Every year, we get more and more emoji added to our iPhones and Android phones. They’re more diverse and politically correct than ever, and that’s not a bad thing. That’s why a period emoji, no matter how uncomfortable it may sound to some people, is a good idea.
It’ll be a while before any of the proposed images ever make into your emoji keyboard, but charities including Plan International UK and Plan Australia are already working on a campaign to create the emoji.
Per The Next Web, Plan International UK researched the matter, discovering that half of the British women aged 18-34 surveyed think that a period emoji would make it easier for them to take about their periods to friends and partners. It may be 2018, but certain topics are still very taboo.
Plan International also found that 90% of girls in rural Ghana feel ashamed during their period, while 28% of girls in Uganda skip school during it.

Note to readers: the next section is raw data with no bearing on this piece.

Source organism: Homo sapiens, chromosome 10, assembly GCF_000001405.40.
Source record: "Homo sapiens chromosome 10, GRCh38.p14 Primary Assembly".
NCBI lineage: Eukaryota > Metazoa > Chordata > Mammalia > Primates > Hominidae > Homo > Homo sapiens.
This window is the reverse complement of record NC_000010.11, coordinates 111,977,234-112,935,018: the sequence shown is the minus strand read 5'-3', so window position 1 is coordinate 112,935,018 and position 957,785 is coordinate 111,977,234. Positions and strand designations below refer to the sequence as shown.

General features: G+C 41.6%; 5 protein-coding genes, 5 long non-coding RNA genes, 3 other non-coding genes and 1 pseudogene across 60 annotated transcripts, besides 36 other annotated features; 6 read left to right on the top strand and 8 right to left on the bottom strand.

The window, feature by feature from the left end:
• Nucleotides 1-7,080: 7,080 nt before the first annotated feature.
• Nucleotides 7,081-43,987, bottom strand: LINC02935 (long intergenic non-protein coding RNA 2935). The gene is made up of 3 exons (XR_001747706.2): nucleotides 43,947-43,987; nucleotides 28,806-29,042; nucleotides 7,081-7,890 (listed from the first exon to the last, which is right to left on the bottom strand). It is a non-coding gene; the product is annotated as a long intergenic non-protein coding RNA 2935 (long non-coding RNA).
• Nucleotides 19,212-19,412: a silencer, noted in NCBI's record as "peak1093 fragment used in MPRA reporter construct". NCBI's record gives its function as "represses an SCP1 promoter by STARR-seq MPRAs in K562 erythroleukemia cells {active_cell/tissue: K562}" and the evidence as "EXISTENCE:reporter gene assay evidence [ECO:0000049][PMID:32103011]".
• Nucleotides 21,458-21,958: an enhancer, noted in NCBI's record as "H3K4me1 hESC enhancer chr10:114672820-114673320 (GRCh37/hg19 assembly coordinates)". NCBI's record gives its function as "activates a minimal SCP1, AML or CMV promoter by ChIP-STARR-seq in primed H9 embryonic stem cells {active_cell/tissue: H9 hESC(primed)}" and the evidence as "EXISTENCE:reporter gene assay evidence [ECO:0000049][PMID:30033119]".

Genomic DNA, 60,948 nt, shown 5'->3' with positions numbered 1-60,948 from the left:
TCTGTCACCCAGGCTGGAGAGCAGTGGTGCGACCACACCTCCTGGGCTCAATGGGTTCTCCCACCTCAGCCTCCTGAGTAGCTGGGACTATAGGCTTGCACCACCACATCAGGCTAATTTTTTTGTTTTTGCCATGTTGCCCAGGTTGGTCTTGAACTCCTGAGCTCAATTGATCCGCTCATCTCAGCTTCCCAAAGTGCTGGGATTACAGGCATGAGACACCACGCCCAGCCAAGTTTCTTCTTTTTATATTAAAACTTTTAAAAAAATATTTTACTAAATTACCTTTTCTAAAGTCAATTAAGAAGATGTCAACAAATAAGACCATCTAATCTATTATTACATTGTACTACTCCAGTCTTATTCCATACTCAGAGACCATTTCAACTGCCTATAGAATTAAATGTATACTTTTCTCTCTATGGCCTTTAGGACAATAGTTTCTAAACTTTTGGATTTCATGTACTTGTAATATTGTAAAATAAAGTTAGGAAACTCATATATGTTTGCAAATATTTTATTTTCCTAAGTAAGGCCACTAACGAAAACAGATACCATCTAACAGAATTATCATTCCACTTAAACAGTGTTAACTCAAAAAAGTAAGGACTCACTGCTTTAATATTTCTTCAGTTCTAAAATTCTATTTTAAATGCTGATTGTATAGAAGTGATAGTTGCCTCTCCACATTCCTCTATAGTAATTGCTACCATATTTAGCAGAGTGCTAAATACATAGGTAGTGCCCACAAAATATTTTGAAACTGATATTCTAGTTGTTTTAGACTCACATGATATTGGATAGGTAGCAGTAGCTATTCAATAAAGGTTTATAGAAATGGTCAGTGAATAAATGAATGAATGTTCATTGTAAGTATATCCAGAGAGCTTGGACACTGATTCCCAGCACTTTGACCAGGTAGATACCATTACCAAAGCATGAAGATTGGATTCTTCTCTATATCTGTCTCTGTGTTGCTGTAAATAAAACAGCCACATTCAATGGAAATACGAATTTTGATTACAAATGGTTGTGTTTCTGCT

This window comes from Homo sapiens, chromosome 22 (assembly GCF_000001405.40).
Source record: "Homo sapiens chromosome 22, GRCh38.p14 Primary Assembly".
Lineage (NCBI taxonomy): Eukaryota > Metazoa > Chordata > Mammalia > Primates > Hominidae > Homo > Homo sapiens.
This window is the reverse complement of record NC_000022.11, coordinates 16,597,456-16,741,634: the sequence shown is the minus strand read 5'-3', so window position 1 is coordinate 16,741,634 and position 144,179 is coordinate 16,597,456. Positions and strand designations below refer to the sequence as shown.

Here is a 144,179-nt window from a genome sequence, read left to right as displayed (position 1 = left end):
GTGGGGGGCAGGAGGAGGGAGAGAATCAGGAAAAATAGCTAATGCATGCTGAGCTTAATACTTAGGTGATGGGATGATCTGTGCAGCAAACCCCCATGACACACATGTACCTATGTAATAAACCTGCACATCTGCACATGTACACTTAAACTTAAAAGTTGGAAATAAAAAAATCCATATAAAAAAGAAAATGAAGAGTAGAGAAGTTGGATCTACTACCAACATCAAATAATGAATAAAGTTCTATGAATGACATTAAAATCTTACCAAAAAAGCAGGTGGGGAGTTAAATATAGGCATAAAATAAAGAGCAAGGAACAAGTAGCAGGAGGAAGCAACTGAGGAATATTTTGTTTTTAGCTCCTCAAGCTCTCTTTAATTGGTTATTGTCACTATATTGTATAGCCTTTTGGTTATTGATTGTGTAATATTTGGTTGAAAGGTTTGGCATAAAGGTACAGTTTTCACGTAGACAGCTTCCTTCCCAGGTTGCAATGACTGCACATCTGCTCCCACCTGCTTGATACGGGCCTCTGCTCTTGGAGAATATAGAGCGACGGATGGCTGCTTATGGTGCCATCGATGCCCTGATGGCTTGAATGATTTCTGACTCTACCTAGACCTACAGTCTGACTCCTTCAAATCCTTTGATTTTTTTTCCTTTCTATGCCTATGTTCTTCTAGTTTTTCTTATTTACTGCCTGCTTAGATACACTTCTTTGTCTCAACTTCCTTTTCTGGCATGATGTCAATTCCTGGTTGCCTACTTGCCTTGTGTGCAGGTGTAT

An emoji would not solve these problems, but the campaign’s purpose isn’t to only support the creation of a period emoji, but also to raise awareness and money to help the women around the world who don’t have access to menstrual products.
The charity created the five emoji designs above and wanted the public to decide which ones they should pitch to the Unicode Consortium, the body that governs the launch of new emoji. The period pants were the most voted, but the Consortium rejected it.
2019 may be the year we can finally talk about periods using emojis 🎉
The blood drop has been submitted to the official list by @PlanUK and @GiveBloodNHS #WorldEmojiDay #PeriodEmoji pic.twitter.com/ei54NIl1e8
— Plan International (@PlanGlobal) July 17, 2018
That doesn’t mean the fight is over, however, and Plan International wants to resubmit a more PG version of the period, seen above.